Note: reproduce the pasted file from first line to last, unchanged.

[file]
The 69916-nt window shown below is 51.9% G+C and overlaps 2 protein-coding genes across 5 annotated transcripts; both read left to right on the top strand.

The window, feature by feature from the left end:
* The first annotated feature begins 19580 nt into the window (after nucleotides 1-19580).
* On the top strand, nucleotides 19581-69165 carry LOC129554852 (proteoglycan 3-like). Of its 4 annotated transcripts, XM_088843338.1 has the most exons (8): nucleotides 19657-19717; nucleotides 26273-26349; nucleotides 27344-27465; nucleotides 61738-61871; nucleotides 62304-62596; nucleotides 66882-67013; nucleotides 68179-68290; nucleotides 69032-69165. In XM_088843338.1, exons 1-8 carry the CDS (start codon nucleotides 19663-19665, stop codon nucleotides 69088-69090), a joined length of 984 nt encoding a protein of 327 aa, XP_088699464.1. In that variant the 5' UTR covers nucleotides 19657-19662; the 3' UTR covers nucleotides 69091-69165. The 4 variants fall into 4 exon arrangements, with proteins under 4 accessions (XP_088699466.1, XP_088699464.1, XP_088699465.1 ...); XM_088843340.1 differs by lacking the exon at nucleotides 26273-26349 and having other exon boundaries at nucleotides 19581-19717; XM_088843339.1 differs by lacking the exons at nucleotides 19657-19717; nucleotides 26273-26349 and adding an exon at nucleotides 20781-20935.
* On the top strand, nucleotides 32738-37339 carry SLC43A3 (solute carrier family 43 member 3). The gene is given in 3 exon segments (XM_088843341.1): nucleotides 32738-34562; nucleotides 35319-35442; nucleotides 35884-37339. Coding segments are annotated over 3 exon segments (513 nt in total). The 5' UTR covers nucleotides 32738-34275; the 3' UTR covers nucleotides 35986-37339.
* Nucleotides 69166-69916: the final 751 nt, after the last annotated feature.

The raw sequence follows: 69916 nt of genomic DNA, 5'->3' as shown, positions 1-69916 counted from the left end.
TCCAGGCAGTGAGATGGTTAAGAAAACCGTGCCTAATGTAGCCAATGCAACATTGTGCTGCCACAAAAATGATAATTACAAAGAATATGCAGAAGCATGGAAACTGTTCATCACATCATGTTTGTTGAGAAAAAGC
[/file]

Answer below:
The 69916-nt window shown below is 51.9% G+C and overlaps 2 protein-coding genes across 5 annotated transcripts; both read left to right on the top strand.

The window, feature by feature from the left end:
* The first annotated feature begins 19580 nt into the window (after nucleotides 1-19580).
* On the top strand, nucleotides 19581-69165 carry LOC129554852 (proteoglycan 3-like). Of its 4 annotated transcripts, XM_088843338.1 has the most exons (8): nucleotides 19657-19717; nucleotides 26273-26349; nucleotides 27344-27465; nucleotides 61738-61871; nucleotides 62304-62596; nucleotides 66882-67013; nucleotides 68179-68290; nucleotides 69032-69165. In XM_088843338.1, exons 1-8 carry the CDS (start codon nucleotides 19663-19665, stop codon nucleotides 69088-69090), a joined length of 984 nt encoding a protein of 327 aa, XP_088699464.1. In that variant the 5' UTR covers nucleotides 19657-19662; the 3' UTR covers nucleotides 69091-69165. The 4 variants fall into 4 exon arrangements, with proteins under 4 accessions (XP_088699466.1, XP_088699464.1, XP_088699465.1 ...); XM_088843340.1 differs by lacking the exon at nucleotides 26273-26349 and having other exon boundaries at nucleotides 19581-19717; XM_088843339.1 differs by lacking the exons at nucleotides 19657-19717; nucleotides 26273-26349 and adding an exon at nucleotides 20781-20935.
* On the top strand, nucleotides 32738-37339 carry SLC43A3 (solute carrier family 43 member 3). The gene is given in 3 exon segments (XM_088843341.1): nucleotides 32738-34562; nucleotides 35319-35442; nucleotides 35884-37339. Coding segments are annotated over 3 exon segments (513 nt in total). The 5' UTR covers nucleotides 32738-34275; the 3' UTR covers nucleotides 35986-37339.
* Nucleotides 69166-69916: the final 751 nt, after the last annotated feature.

The raw sequence follows: 69916 nt of genomic DNA, 5'->3' as shown, positions 1-69916 counted from the left end.
TCCAGGCAGTGAGATGGTTAAGAAAACCGTGCCTAATGTAGCCAATGCAACATTGTGCTGCCACAAAAATGATAATTACAAAGAATATGCAGAAGCATGGAAACTGTTCATCACATCATGTTTGTTGAGAAAAAGC